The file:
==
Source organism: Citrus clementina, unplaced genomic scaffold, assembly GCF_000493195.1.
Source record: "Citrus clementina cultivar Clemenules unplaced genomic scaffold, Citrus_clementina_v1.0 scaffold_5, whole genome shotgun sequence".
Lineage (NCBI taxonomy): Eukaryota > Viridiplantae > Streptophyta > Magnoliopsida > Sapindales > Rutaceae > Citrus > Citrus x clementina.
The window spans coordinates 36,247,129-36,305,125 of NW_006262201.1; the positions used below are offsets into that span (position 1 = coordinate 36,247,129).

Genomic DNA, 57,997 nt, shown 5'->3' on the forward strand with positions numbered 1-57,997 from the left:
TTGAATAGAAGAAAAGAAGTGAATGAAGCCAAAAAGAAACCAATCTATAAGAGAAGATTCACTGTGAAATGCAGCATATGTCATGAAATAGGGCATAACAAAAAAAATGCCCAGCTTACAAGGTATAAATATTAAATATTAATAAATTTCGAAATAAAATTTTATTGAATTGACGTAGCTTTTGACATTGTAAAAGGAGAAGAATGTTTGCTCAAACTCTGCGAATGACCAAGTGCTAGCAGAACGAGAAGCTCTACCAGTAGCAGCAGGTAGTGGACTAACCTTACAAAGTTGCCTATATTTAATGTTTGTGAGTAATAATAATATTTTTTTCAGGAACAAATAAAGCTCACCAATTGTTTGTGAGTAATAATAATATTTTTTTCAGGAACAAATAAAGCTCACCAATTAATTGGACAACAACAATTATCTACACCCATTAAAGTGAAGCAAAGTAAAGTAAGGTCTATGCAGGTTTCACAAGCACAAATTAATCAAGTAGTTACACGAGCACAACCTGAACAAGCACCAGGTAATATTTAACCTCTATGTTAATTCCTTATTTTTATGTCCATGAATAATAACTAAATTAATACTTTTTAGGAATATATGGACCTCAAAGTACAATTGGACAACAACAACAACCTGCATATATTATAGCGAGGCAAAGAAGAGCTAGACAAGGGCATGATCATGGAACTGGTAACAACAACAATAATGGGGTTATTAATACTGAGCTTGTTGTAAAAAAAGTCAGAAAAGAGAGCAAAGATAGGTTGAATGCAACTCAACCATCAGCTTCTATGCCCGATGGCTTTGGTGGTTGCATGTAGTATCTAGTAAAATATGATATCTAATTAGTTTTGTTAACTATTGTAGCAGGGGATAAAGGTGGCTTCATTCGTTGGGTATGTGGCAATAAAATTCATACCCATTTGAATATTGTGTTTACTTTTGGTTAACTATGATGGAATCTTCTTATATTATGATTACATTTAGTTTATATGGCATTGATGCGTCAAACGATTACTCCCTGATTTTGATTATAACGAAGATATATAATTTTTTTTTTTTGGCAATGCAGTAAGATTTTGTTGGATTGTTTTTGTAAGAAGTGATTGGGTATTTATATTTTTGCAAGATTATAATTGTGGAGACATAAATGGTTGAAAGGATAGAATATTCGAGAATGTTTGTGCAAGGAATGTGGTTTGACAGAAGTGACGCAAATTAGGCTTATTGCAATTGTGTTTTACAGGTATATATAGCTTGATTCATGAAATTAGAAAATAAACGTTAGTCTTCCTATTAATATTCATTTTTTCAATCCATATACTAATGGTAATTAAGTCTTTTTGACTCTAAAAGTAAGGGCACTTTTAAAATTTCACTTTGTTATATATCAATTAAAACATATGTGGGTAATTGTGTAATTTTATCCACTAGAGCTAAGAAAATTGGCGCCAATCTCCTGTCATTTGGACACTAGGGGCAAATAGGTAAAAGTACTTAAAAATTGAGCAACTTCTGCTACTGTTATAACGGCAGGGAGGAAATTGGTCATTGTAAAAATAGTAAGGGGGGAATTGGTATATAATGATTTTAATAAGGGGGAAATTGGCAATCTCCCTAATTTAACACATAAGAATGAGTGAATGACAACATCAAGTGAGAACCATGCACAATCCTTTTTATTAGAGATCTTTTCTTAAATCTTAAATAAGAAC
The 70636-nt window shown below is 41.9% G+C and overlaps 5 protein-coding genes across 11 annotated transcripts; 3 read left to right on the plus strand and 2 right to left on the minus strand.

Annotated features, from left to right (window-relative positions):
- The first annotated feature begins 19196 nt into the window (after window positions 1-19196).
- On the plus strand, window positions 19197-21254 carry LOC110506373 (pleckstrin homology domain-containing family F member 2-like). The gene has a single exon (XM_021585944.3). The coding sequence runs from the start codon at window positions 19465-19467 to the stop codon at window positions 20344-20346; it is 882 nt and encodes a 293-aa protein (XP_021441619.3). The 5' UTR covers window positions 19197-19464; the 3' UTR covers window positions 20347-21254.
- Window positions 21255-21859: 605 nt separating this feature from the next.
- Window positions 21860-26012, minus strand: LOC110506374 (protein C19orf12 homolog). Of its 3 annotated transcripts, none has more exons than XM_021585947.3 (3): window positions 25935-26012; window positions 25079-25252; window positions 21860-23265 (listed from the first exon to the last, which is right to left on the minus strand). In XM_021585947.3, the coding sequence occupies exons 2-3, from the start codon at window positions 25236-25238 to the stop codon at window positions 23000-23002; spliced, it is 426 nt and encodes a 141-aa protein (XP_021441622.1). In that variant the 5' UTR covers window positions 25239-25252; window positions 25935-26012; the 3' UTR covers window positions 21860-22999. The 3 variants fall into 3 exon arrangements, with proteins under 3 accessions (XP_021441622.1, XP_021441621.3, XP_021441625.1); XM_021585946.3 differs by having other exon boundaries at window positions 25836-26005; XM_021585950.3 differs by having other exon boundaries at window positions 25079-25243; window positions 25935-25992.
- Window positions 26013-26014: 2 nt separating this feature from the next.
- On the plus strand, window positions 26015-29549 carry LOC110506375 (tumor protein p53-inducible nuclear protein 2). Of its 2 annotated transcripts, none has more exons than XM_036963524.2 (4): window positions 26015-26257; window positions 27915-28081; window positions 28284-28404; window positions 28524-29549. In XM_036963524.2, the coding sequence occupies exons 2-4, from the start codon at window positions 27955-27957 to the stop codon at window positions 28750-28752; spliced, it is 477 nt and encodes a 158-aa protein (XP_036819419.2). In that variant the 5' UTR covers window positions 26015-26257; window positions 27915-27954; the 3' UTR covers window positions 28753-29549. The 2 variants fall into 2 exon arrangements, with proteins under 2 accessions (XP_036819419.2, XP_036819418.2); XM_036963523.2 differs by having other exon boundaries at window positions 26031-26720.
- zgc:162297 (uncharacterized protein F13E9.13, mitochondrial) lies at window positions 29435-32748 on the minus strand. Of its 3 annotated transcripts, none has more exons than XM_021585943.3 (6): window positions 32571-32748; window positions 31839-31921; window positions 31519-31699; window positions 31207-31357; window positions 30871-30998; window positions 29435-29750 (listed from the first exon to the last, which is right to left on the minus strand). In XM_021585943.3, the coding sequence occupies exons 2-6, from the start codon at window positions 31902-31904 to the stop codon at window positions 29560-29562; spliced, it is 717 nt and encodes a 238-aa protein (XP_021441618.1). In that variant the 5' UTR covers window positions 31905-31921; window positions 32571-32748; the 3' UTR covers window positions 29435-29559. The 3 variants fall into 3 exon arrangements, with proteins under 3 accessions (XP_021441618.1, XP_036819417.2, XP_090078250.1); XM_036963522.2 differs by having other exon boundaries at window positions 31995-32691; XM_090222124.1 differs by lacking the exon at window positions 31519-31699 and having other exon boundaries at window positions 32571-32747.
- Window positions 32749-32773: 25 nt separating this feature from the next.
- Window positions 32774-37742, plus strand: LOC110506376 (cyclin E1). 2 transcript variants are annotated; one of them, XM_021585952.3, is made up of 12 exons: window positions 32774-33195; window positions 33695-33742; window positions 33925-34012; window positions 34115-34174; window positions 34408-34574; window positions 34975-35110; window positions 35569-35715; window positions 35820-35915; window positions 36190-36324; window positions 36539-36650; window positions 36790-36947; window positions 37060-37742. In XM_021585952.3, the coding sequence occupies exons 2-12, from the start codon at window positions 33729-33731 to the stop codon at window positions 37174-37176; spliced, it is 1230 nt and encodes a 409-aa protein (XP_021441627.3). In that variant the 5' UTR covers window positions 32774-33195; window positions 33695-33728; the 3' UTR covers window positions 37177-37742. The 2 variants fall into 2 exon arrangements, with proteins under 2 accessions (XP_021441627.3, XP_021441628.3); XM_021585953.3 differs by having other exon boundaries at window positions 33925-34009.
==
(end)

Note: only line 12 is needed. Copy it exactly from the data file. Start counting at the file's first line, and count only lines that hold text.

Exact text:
- Window positions 21860-26012, minus strand: LOC110506374 (protein C19orf12 homolog). Of its 3 annotated transcripts, none has more exons than XM_021585947.3 (3): window positions 25935-26012; window positions 25079-25252; window positions 21860-23265 (listed from the first exon to the last, which is right to left on the minus strand). In XM_021585947.3, the coding sequence occupies exons 2-3, from the start codon at window positions 25236-25238 to the stop codon at window positions 23000-23002; spliced, it is 426 nt and encodes a 141-aa protein (XP_021441622.1). In that variant the 5' UTR covers window positions 25239-25252; window positions 25935-26012; the 3' UTR covers window positions 21860-22999. The 3 variants fall into 3 exon arrangements, with proteins under 3 accessions (XP_021441622.1, XP_021441621.3, XP_021441625.1); XM_021585946.3 differs by having other exon boundaries at window positions 25836-26005; XM_021585950.3 differs by having other exon boundaries at window positions 25079-25243; window positions 25935-25992.